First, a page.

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Old 21st June 2008, 07:36 PM   #1
Atlantia
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Default Pair of arsenal Tulwars. Inscription help needed

Had these for a while, they are as you can see plain but functional. They have abnormally broad blades which are well tempered and sxtremely sharp. Double edged for the first 12 inches or so, a little crude but lovely springy steel. Bronze hilts.
Both have a similar punched inscriptions on the blades, I wondered if anyone could shed any light on them for me?

Thanks
Gene








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Old 21st June 2008, 07:46 PM   #2
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Looks to be Bikiner Armoury markings.


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Old 21st June 2008, 07:49 PM   #3
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Quote:
Originally Posted by LOUIEBLADES
Looks to be Bikiner Armoury markings.


Lew


Ummm, Bikiner Armoury?
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Old 21st June 2008, 08:20 PM   #4
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Bikaner armory used punch marks like these to inventory blades .
Some of the tulwars' symbols are matches to Bikaner markings .

This does not mean that the blades originated there .
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Old 22nd June 2008, 01:22 AM   #5
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bronze/brass hilts plain pounded out blades= late peasent swords. these were made quick and dirty.real but no quality

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Old 22nd June 2008, 02:07 AM   #6
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I agree with Lew and Rick, the distinct dotted script is a Bikaner armoury characteristic, and this seems to have been a monumental establishment with the number of weapons associated with it. This is in Rajasthan, where these weapons are still produced. The appearance of identical weapons would suggest commercial products, but it seems unusual to have such detail as armoury marks applied.
It is worthy of note that in the latter 19th century, well into the 20th, the native cavalry regiments for the British Raj, had varying preferred swords selected by the officers. While many took previous British regulation patterns, many chose thier traditional tulwars. I had a pair of steel hilt tulwars that were incredibly pedestrian, munitions grade and stamped MOLE in the blade. These were apparantly of early 20th century and likely intended to be included in armoury stores for such issue. The lack of regimental marks suggests this issue was never reached, and I wonder if this may be the case with these.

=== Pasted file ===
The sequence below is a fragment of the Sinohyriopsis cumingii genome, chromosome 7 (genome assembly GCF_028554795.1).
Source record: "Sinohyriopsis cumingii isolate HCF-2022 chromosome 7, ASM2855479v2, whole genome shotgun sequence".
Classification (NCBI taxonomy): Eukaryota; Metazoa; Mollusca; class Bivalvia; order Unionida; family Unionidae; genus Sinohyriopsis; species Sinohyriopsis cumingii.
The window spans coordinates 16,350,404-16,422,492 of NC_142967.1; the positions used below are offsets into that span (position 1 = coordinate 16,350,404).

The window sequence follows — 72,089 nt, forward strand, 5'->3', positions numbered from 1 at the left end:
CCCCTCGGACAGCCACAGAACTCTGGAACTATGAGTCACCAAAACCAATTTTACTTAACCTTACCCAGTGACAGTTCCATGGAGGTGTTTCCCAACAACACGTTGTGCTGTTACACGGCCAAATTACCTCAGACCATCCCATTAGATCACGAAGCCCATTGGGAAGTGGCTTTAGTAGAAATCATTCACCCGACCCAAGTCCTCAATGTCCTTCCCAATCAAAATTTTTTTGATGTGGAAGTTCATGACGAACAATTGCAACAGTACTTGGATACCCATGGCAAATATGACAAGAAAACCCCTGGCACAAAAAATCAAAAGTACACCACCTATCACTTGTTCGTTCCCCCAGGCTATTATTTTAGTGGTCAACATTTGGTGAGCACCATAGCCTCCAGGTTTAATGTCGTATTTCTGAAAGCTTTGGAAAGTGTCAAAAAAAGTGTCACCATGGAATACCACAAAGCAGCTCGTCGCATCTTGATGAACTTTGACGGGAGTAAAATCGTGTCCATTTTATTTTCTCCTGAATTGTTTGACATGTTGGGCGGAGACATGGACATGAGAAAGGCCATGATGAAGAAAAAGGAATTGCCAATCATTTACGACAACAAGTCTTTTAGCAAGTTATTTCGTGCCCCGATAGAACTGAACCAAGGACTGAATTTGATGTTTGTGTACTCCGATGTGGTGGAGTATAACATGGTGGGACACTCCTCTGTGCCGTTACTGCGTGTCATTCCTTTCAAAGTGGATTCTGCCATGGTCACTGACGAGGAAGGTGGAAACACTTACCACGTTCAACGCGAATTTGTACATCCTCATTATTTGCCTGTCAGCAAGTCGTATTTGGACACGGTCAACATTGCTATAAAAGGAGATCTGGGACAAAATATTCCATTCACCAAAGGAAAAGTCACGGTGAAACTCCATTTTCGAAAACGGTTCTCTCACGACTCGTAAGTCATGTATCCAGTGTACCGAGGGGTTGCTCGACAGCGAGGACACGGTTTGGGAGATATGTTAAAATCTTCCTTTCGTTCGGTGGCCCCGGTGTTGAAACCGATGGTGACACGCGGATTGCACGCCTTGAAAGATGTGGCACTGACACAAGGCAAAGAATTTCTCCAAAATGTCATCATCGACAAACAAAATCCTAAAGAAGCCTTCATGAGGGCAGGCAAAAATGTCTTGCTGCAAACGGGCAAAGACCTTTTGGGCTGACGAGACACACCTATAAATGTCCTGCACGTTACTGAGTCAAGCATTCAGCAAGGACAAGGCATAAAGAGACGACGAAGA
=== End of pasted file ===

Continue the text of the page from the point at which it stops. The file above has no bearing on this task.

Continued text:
Perhaps wishful thinking, but thought I would add this anyway. The traces of dark pitting in the blades suggest there is some age, and bronze can also be polished out. The blade profiles show the stepped back for the last third of the blade near to the point, a feature that would not seem to be used on commercial products for civilians.
In the military regulations there were apparantly indications on the length of tulwar blades for the native regiments, I believe 31" and 33" , one for Madras and the other Bengal, cannot recall specifics though.

Last edited by Jim McDougall : 22nd June 2008 at 02:18 AM.
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Old 22nd June 2008, 03:39 AM   #7
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On the second pic one can see "footprints" of another langet under the current ones.
My guess these blades were remounted ; AFAIK, brass hilts indicate more recent origin.
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Old 22nd June 2008, 05:06 AM   #8
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there was previous discussions here as to the commonality of tulwar blades being rehilted, as well as the possibility of some suspicious local army leadership having the hilts and blades stored separately which would delay any local spur of the moment mutiny but allow reasonably quick reassembly in case of a real need by his armies.
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Old 22nd June 2008, 01:27 PM   #9
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We have seen similar tulwar hilts with square moplah, as if intended for a wrench type tool to remove threaded pommel. In many cases the moplah is pierced to insert a small tool to unthread.
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Old 22nd June 2008, 02:44 PM   #10
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[font=&quot]The picture of the dot markings are not good enough to decide if they are Bikaner markings, but I doubt if they are. The Bikaner dot markings are mostly shorter, so only better picture can tell.[/font]
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Old 22nd June 2008, 11:30 PM   #11
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maybe the dots mean something else
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Old 23rd June 2008, 10:00 AM   #12
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Quote:
Originally Posted by Jim McDougall
maybe the dots mean something else


Long as they don't say 'Made in Hong Kong 1998' ! lol
I'll take some better pictures later, thanks all.
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Old 23rd June 2008, 11:31 AM   #13
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On the second picture I can see the number 522 on the upper tulwar and 35? on the lower one, so it could be armoury marks.
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